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Think Easy Number, Not Easy Phrase

Posted by: Rod Kurtz on August 11, 2008

Common marketing wisdom used to lead companies to secure vanity or custom 800 numbers to make it easier to respond. The theory was that people could remember "1-800-New-Home" and similar phrases upon encountering them in marketing promotions. Sheer ownership of such a number conveyed credibility. Promotions using vanity numbers outperformed those that did not.

But today, people who might remember a vanity phrase discover there’s no way to spell it out on their cell phones, which lack the alpha characters of traditional phones. In addition, the increase of new toll-free prefixes to four has served to decrease the value of a memorable phrase, even if one is available. The unreliability of human memory makes it likely that anything other than 1-800 will lead to a high number of misdials (was it 866 or 877?), and that is not good for business. The final strike against traditional vanity numbers is that going forward not only will they fail on cell phones, but they will also fail in the "click to dial" scenarios that are part of the unified communications capability coming to us on PCs and smartphones.

Securing an easy-to-remember number for your business is still a good idea, however, if only to facilitate the transition from Googling to dialing. The key nowadays is to think in terms of easy numbers, not easy phrases. Below is a table of easy-to-remember patterns to ask your toll-free provider for, presuming 1-800-450-XXXX is the starting point:

Pattern Examples
450-XXXX (450-1111, 450-3333)
450-450X (450-4501, 450-4505)
450-XXXY (450-2223, 450-3334)
450-XYYY (450-0111, 450-4222)
450-ABCD (450-1234, 450-4321)
450-XXYY (450-2244, 450-6633)
450-XYYX (450-7117, 450-3223)
450-XYXY (450-3232, 450-5050)

Kevin Strehlo
Senior Vice-President, Global Client Services
San Juan Capistrano, Calif.

Reader Comments

Bill Quimby

August 31, 2008 6:09 PM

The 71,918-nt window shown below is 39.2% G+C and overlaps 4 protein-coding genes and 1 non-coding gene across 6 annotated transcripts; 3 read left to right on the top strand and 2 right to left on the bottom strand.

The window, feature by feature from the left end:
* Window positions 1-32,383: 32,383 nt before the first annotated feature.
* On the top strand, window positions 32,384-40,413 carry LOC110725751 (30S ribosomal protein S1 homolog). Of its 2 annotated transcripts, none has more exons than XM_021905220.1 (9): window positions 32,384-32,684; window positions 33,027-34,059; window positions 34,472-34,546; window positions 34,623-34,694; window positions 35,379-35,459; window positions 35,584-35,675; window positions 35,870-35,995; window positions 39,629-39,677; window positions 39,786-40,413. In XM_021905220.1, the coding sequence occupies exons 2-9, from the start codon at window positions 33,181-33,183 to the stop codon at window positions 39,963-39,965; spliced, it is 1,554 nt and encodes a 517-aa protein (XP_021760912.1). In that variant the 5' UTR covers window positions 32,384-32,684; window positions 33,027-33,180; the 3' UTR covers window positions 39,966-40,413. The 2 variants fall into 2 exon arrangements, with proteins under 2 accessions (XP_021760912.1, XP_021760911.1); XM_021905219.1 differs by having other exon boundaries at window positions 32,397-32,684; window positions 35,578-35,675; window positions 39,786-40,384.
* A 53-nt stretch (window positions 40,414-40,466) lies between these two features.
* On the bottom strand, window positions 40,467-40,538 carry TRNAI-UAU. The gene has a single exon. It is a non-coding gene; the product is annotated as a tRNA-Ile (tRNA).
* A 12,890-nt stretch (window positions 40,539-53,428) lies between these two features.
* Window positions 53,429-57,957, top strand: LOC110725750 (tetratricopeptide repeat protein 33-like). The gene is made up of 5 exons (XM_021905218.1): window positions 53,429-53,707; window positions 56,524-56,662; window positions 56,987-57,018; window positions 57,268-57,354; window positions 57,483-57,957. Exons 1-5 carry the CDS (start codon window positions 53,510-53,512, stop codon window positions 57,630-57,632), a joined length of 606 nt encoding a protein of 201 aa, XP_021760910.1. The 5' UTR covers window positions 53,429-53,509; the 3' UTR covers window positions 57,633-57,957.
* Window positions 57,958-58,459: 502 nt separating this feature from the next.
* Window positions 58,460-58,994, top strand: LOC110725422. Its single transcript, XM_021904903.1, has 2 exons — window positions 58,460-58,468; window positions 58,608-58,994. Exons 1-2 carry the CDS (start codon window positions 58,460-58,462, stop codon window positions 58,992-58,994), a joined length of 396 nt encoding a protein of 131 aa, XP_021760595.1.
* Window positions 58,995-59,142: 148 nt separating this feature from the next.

These are great theories, but they're just that. The use of vanity numbers hasn't decreased in the age of cell phones. You forgot to include the theory that the internet and websites was going to kill 800 numbers. That's just about as valid as yours.

In reality vanity numbers are much easier to get than nice numeric numbers. We help people get both and actually make more for getting numeric numbers because they cost more. Numeric numbers like you're suggesting cost more because they're harder to get, not because they work better.

Vanity numbers always out perform numeric numbers for the same reason you need a domain name that relates to your business. You could probably get a name that is shorter and easier to type than the typical domain name companies register today. And the same argument could be made that it's easier, like numeric numbers.

But for phone numbers just like domain names it's more important for it to be memorable than just easy to type. The same is equally true for phone numbers. Nice numeric numbers may be easier to dial but if they don’t relate to anything in your business they won’t be remembered. I liken them to commercials that people like but they can't remember the product or service it was for.

Another interesting analogy is a used car dealer or a politician. In surveys everyone says they like quieter more professional used car ads, and they say they like positive polite political advertising. So why do car dealers use loud in your face advertising and why do politicians always revert to negative ads? One reason, because they're just more effective. So regardless of what people say they want, the car dealer who’s income depends on selling the most cars, and the politician who’s job is on the line will always do what works best regardless of what his neighbor says they like.

Bill Quimby
President of

Bill Quimby

August 31, 2008 9:55 PM

I also wrote a post about vanity numbers, bouncing off of and mentioning your article at It won't be up until Monday morning about 9:45am in case you look tonight.

Bill Quimby
President of

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